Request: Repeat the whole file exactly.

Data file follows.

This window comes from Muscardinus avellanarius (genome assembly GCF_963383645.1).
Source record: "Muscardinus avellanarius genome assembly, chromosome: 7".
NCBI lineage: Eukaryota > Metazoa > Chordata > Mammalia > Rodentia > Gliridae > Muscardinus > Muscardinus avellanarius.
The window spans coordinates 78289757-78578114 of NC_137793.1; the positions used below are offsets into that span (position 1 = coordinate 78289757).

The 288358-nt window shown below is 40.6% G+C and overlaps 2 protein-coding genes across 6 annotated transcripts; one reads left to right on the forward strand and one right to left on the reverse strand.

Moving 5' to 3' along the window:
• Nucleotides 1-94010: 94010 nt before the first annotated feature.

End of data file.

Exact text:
This window comes from Muscardinus avellanarius (genome assembly GCF_963383645.1).
Source record: "Muscardinus avellanarius genome assembly, chromosome: 7".
NCBI lineage: Eukaryota > Metazoa > Chordata > Mammalia > Rodentia > Gliridae > Muscardinus > Muscardinus avellanarius.
The window spans coordinates 78289757-78578114 of NC_137793.1; the positions used below are offsets into that span (position 1 = coordinate 78289757).

The 288358-nt window shown below is 40.6% G+C and overlaps 2 protein-coding genes across 6 annotated transcripts; one reads left to right on the forward strand and one right to left on the reverse strand.

Moving 5' to 3' along the window:
• Nucleotides 1-94010: 94010 nt before the first annotated feature.